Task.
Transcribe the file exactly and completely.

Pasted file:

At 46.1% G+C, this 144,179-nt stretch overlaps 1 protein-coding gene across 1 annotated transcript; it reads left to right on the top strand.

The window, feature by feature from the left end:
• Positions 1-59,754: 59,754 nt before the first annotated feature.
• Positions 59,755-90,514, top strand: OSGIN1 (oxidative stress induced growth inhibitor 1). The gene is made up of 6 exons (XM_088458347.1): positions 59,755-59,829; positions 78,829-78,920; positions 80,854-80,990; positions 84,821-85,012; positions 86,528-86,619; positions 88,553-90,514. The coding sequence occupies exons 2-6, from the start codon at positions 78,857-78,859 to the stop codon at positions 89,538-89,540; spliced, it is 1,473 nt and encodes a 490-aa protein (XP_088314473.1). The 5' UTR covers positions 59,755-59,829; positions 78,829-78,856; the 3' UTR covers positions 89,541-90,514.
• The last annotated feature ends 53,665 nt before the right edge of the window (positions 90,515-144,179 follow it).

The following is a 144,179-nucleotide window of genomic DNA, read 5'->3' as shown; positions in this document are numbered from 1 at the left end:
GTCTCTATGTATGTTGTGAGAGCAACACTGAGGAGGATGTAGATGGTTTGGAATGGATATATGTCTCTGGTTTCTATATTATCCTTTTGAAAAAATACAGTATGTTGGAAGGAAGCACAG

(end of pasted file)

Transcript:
At 46.1% G+C, this 144,179-nt stretch overlaps 1 protein-coding gene across 1 annotated transcript; it reads left to right on the top strand.

The window, feature by feature from the left end:
• Positions 1-59,754: 59,754 nt before the first annotated feature.
• Positions 59,755-90,514, top strand: OSGIN1 (oxidative stress induced growth inhibitor 1). The gene is made up of 6 exons (XM_088458347.1): positions 59,755-59,829; positions 78,829-78,920; positions 80,854-80,990; positions 84,821-85,012; positions 86,528-86,619; positions 88,553-90,514. The coding sequence occupies exons 2-6, from the start codon at positions 78,857-78,859 to the stop codon at positions 89,538-89,540; spliced, it is 1,473 nt and encodes a 490-aa protein (XP_088314473.1). The 5' UTR covers positions 59,755-59,829; positions 78,829-78,856; the 3' UTR covers positions 89,541-90,514.
• The last annotated feature ends 53,665 nt before the right edge of the window (positions 90,515-144,179 follow it).

The following is a 144,179-nucleotide window of genomic DNA, read 5'->3' as shown; positions in this document are numbered from 1 at the left end:
GTCTCTATGTATGTTGTGAGAGCAACACTGAGGAGGATGTAGATGGTTTGGAATGGATATATGTCTCTGGTTTCTATATTATCCTTTTGAAAAAATACAGTATGTTGGAAGGAAGCACAG